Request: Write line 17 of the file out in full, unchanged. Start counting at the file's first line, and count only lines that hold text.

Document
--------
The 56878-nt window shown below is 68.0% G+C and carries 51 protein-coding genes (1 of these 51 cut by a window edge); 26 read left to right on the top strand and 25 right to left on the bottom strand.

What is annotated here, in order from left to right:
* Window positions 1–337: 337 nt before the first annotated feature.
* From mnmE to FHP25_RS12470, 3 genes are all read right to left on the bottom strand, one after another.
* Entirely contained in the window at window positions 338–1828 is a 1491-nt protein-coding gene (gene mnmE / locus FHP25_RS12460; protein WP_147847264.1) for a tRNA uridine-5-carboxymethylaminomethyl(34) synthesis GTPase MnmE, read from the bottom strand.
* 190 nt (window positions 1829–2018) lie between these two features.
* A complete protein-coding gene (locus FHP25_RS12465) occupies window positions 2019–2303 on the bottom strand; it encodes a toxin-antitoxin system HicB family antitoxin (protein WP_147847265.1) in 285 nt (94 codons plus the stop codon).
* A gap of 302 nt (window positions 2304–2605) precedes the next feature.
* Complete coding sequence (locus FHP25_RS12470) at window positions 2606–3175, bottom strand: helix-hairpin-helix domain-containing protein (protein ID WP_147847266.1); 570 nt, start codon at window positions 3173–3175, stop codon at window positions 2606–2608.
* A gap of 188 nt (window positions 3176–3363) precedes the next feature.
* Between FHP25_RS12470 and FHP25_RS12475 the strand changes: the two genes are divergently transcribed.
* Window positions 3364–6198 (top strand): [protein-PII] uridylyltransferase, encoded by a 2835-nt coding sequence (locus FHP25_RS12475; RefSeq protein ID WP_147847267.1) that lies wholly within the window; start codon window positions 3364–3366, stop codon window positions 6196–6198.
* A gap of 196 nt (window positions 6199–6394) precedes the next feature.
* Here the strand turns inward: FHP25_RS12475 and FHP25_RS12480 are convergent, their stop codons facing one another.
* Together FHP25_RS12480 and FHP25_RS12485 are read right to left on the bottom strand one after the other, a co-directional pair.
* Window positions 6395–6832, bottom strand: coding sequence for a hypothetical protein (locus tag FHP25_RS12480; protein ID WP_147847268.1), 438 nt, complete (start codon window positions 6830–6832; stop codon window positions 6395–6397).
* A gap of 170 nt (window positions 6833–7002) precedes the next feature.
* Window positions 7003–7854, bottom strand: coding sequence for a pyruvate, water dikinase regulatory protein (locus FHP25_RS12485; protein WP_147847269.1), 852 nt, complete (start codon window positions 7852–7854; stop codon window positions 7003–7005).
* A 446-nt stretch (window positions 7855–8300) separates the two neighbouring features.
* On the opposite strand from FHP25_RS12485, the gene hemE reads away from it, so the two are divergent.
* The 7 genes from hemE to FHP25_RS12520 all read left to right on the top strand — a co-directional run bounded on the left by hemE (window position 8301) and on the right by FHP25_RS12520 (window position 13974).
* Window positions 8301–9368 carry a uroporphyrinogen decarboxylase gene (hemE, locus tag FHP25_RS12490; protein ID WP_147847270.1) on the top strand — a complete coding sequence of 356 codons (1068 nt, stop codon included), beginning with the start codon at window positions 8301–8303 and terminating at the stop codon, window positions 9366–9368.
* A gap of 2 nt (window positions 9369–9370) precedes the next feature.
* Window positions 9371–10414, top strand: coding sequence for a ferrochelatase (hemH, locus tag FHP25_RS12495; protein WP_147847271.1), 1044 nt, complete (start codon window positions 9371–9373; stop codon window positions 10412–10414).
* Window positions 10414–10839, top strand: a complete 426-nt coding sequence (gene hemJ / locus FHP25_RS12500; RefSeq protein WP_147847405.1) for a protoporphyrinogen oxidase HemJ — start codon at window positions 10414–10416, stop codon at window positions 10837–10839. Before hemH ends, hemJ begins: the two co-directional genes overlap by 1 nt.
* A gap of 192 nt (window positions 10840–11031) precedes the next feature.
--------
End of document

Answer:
* A gap of 170 nt (window positions 6833–7002) precedes the next feature.